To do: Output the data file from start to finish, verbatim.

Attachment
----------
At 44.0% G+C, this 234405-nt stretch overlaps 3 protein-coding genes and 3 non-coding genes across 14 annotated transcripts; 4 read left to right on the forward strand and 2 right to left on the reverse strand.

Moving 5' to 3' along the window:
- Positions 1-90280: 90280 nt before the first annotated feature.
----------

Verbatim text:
At 44.0% G+C, this 234405-nt stretch overlaps 3 protein-coding genes and 3 non-coding genes across 14 annotated transcripts; 4 read left to right on the forward strand and 2 right to left on the reverse strand.

Moving 5' to 3' along the window:
- Positions 1-90280: 90280 nt before the first annotated feature.